Evolution of Radio-Resistance Is More Complicated Than Previously Thought
Radio-resistance of bacteria can be induced independently, to the level of Deinococcus radiodurans (one of the most resistant bacteria).
The toughest organisms on Earth, called extremophiles, can survive extreme conditions like extreme dryness (desiccation), extreme cold, space vacuum, acid, or even high-level radiation. So far, the toughest of all seems to be the bacterium Deinococcus radiodurans — able to survive doses of radiation a thousand times greater than those fatal to humans. But to this date, scientists remained puzzled by how radio-resistance could have evolved in several organisms on our planet, naturally protected from solar radiation by its magnetic field. While some scientists suggest that radio-resistance in extremophile organisms could have evolved along with other kinds of resistance, such as resistance to desiccation, a question remained: which genes are specifically involved in radio-resistance?
To address this question, the team of Dr. Cox, at the University of Wisconsin-Madison, decided to “let the cells tell them.” The researchers started with the naturally non-resistant bacteria, E. coli, and exposed it to iterative cycles of high-level irradiation. After many rounds of radiation exposure and outgrowth, a few radio-resistant populations emerged. Using whole-genome sequencing, the researchers studied the genetic alterations present in each radio-resistant population and determined which mutation provided radio-resistance to the bacteria.
In their first study, the team of Dr. Cox started by exposing E. coli to 50 rounds of ionization (Bruckbauer et al 2019b). After about 10 rounds, some radio-resistant populations emerged, and after 50, the study of their genetic profile highlighted three mutations responsible for radio-resistance — all in genes linked to DNA repair mechanisms. Here, in their new study, the team exposed the bacteria to 50 more rounds of radiation exposure and selection.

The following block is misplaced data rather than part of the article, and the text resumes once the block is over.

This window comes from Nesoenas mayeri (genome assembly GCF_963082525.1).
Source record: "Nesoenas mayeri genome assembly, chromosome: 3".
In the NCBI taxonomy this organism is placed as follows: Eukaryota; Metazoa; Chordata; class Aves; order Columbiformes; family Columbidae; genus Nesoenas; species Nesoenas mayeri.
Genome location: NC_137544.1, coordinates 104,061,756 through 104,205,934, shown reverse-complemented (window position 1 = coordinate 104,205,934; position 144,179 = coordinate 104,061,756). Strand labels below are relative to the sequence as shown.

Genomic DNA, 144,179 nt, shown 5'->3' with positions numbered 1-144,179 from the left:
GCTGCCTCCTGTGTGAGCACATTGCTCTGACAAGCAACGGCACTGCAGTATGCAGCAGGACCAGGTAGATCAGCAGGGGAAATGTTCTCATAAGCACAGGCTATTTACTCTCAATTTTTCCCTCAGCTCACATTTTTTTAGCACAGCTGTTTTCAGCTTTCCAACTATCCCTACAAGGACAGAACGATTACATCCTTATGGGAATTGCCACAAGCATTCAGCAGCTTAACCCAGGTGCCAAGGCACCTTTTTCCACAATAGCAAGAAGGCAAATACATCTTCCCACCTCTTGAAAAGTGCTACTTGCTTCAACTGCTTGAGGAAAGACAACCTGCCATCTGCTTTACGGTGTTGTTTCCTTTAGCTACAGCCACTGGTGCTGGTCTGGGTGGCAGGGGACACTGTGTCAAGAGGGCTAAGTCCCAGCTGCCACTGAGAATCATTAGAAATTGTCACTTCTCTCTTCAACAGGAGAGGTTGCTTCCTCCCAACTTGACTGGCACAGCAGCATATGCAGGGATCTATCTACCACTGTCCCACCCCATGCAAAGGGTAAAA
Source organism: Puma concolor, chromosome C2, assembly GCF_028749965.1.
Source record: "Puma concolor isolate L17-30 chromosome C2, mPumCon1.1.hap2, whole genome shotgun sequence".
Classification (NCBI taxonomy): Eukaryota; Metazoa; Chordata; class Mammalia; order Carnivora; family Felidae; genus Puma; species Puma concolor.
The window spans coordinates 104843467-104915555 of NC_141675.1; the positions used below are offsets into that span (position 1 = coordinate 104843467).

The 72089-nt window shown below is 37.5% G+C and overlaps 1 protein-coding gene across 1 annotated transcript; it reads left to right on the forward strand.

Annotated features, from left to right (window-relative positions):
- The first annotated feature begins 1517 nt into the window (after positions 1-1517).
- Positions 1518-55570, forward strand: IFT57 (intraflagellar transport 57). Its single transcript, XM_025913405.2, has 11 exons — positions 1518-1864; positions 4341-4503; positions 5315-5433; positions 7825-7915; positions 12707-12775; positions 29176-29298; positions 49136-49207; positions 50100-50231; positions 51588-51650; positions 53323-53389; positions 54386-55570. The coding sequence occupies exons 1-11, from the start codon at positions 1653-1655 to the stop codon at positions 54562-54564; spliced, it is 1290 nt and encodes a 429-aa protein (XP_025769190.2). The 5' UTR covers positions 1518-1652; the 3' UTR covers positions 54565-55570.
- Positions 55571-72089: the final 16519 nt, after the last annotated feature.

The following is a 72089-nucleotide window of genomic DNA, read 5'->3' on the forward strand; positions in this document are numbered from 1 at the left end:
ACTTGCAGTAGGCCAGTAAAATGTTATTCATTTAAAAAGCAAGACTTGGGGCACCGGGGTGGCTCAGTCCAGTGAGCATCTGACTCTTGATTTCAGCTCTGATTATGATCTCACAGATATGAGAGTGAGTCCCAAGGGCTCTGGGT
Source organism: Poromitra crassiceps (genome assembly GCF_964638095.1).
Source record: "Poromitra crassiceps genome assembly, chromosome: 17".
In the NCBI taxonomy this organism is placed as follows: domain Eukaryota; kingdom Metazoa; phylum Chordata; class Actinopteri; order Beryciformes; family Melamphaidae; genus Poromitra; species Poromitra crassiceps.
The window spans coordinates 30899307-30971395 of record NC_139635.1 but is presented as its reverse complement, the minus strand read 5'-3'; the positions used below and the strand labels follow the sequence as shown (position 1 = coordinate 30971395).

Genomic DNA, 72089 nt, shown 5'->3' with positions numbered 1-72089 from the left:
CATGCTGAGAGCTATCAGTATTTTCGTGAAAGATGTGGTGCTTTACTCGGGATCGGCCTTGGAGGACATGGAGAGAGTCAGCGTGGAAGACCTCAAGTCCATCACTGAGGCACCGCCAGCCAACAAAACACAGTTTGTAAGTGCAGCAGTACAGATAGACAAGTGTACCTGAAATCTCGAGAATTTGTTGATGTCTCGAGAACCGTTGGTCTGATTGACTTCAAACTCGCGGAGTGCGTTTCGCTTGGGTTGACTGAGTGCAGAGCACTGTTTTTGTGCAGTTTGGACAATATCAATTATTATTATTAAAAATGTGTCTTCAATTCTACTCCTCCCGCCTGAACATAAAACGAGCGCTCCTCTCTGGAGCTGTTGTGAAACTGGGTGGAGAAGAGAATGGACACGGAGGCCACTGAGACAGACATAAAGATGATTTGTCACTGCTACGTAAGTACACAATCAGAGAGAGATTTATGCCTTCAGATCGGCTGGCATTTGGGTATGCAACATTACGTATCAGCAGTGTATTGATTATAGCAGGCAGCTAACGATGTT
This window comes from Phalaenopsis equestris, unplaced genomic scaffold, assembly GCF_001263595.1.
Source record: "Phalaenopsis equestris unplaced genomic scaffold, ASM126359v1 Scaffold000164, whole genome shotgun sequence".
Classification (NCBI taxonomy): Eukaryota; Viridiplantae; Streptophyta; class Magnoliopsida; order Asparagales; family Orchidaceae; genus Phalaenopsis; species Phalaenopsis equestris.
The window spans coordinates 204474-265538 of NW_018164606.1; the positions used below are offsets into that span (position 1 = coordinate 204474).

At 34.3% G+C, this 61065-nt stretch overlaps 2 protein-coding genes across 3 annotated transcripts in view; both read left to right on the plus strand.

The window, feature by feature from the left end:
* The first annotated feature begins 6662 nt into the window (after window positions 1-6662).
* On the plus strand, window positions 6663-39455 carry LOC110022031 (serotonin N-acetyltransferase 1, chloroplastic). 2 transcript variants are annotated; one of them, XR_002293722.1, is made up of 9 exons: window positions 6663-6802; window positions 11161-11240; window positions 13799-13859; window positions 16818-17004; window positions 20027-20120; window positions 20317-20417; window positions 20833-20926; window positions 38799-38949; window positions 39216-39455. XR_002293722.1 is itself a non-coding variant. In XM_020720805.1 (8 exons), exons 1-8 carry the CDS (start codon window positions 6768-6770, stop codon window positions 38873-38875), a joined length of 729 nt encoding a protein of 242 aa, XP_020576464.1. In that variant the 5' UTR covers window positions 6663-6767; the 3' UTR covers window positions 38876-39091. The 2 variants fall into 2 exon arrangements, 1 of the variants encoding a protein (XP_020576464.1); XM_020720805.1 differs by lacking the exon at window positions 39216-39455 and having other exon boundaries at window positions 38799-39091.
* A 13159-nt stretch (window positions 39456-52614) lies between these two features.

The results published in Frontiers in Microbiology show that the populations of radioresistant E. coli, continued to evolve and sub-populations emerged. Surprisingly, while radio-resistance induced by the first series of ionization could mainly be associated with three mutations, the second induced hundreds of mutations including large deletions and duplications of several genes. “The four populations we are evolving in this new trial have now achieved levels of radio-resistance that are approaching the levels seen with Deinococcus radiodurans. As the current trial has progressed, the genomic alterations have proven to be much more complex than anticipated.” Dr. Cox says.
Although it is harder to pinpoint all the mutations contributing to the increase of radio-resistance this time around, the researchers show that more cellular metabolisms are affected (ATP synthesis, iron-sulfur cluster biogenesis, cadaverine synthesis, and reactive oxygen species response). Furthermore, this study proves that radio-resistance can develop to the level of Deinococcus radiodurans, independently to desiccation-resistance. As the exposition to radiation and experimental evolution continues, more data are gathered on how to induce radio-resistance in bacteria. This could one day constitute a precious toolbox of mutations to engineer radioresistant probiotics helping for example patients treated with radiotherapy, or astronauts exposed to space radiation.
Reference: “Physiology of highly radioresistant Escherichia coli after experimental evolution for 100 cycles of selection” by Steven T. Bruckbauer, Joel Martin, Benjamin Minkoff, Michael Veling, Illissa Lancaster, Jessica Liu, Joseph Trimarco, Brian Bushnell, Anna Lipzen, Elizabeth Wood, Mike Sussman, Christa Pennacchio and Michael M. Cox, 22 September 2020, Frontiers in Microbiology.